Is this (enthymematic) syllogism absurd? It seems so. But what exactly do we mean by absurdity? This is a tricky matter.  It is difficult not to be aware of the role that traditional cultural imprinting and prejudice can play in defining something as absurd. Indeed, just to give an example amongst many concerning the question of nonhuman beings, English writer Roger Scruton has stated that “it is absurd to assign rights to animals”.50 In this light, any charge of absurdity would obviously stand in need of strong theory-based support. However, what shall be involved here is not purely theoretical absurdity, let alone existential absurdity, but  rather that ordinary sense of “absurdity” which verges on “incongruity” and has to do with the etymology of “absurd” (from Latin  absurdus, discordant, out of tune), focusing on claims that appear particularly dissonant in their specific discursive context.

A good introduction is offered by the libertarian political philosopher Robert Nozick.51 Since Nozick’s aim is to refute the so-called “argument of marginal cases”, according to which equal ethical consideration is owed to nonhuman and human beings at the same mental level due to the moral irrelevancy of mere species membership, his starting point is the question: “How can someone’s merely being a member of the same species be a reason to treat him in certain ways when he [i.e., a severely intellectually disabled human] so patently lacks those very capacities?” Nozick admits that “this does present a puzzle”.  However, he is not prepared to abandon the standard view that all members of our species morally matter more than all members of other species. Therefore, after reflection, he concludes that “[n]othing much… should be inferred from our not presently having a theory of the moral  importance of species membership that no one has spent much time trying to formulate  because the issue hasn’t seemed pressing”. Here, then, is a philosopher who, confronting an intellectual challenge, admits that he has no reply but claims that it doesn’t matter, since the reason is that nobody has tried hard enough to come up with such a reply. If one thinks that an essential feature of philosophy is the endeavor to offer rational answers to hard questions, Nozick’s way of proceeding sounds surprisingly incongruous.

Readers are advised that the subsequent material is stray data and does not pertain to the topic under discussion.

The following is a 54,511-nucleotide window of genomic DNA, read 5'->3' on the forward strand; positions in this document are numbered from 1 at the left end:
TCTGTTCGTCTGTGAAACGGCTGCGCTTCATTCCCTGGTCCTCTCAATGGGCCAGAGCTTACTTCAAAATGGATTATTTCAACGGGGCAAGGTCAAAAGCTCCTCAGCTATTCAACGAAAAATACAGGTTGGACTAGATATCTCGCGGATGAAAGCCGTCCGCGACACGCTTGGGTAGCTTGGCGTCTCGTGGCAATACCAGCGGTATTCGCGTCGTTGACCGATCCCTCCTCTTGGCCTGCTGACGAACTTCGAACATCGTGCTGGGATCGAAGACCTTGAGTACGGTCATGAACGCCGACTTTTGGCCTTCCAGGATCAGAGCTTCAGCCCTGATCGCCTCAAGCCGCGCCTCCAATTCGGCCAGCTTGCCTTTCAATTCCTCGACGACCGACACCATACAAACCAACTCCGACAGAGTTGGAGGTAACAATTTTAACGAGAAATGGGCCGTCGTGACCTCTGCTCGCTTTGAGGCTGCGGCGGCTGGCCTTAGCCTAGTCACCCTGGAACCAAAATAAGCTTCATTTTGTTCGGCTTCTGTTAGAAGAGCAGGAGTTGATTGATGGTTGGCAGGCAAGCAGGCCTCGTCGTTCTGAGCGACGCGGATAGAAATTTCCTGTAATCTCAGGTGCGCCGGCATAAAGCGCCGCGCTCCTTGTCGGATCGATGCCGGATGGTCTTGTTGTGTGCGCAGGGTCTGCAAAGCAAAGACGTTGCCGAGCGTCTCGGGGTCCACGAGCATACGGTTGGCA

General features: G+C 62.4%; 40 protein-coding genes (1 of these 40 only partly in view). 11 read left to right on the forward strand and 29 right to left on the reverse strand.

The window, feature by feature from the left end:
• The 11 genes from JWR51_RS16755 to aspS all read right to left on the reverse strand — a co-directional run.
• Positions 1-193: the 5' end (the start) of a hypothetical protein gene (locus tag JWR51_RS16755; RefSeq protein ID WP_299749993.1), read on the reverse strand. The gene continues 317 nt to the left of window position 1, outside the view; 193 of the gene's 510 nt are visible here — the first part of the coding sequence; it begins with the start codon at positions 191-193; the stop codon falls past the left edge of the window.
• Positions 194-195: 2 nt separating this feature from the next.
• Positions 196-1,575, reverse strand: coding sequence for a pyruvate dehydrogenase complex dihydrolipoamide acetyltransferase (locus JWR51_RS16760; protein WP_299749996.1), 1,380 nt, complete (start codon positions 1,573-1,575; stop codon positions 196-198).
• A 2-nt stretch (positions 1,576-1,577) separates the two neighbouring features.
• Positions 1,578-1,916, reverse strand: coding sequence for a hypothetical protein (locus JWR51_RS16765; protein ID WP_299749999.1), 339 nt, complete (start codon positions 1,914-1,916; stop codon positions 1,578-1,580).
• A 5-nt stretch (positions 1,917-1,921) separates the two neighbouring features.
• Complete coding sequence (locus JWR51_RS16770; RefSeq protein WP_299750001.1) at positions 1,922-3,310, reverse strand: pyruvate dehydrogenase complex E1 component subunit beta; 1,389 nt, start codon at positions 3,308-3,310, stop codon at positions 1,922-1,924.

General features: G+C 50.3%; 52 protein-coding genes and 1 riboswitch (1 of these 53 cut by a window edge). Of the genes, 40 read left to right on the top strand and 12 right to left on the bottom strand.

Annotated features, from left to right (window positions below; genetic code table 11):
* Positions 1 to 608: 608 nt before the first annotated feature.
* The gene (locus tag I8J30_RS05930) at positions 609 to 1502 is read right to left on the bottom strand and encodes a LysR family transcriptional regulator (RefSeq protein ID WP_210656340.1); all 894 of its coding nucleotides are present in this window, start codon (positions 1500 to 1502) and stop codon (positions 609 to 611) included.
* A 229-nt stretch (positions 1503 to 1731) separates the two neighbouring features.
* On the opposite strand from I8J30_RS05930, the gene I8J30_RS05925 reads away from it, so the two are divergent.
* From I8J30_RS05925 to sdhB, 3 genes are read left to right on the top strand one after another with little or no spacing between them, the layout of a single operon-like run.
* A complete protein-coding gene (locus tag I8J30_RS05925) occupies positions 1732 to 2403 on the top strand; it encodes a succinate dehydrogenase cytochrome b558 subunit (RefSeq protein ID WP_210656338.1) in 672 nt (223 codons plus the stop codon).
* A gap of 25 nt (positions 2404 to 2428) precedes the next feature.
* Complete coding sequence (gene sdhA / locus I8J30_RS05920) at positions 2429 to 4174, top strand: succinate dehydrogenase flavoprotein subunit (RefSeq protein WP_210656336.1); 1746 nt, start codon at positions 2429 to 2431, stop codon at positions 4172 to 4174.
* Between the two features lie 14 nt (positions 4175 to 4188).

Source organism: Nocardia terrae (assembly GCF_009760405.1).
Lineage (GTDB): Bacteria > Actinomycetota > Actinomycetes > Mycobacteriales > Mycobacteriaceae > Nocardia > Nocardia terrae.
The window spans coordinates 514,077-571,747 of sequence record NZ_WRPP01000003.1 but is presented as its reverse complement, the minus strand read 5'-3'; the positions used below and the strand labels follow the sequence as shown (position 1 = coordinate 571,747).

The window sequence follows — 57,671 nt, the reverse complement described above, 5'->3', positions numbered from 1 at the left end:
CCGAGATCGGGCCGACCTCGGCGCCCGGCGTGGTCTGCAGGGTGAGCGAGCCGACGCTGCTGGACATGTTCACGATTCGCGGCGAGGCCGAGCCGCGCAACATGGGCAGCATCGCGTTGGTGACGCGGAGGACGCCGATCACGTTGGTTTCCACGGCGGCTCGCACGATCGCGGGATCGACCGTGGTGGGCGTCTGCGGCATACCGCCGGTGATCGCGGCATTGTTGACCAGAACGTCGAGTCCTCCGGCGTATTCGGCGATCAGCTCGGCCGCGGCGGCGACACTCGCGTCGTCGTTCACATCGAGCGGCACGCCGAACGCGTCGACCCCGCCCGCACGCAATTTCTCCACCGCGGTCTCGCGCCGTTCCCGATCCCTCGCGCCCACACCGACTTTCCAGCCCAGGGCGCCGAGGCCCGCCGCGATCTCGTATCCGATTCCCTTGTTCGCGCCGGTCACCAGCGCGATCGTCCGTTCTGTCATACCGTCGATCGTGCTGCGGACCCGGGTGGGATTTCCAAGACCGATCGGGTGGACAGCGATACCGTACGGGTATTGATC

More often, however, incongruity concerns content rather than procedure. Some absurd claims refer to animal “nature” and shape. The Hellenistic philosophical school of Stoicism, for example, is famous for its dismissal of animals. In the first century BCE, Roman orator Marcus Tullius Cicero52 puts into the mouth of the Stoic participant in a philosophical dialogue the claim that the necks of oxen “were naturally made for the yoke, and their strong broad shoulders to draw the plough”; and less than two centuries [later], Epictetus, a main representative of the last phase of the school, produces this variation on the theme: “For the ass, I suppose… [exists] because we had need of a back which is able to bear something; and in truth we had need also of his being able to walk..”.53 Even such claims, however, are nothing if compared to the opinion of Chrysippus, one of the founders of Stoicism, who, according to Porphyry, had asserted that the animate nature or soul of the pig functions like salt, preserving the tasty meat until it is ready to be eaten by humans.54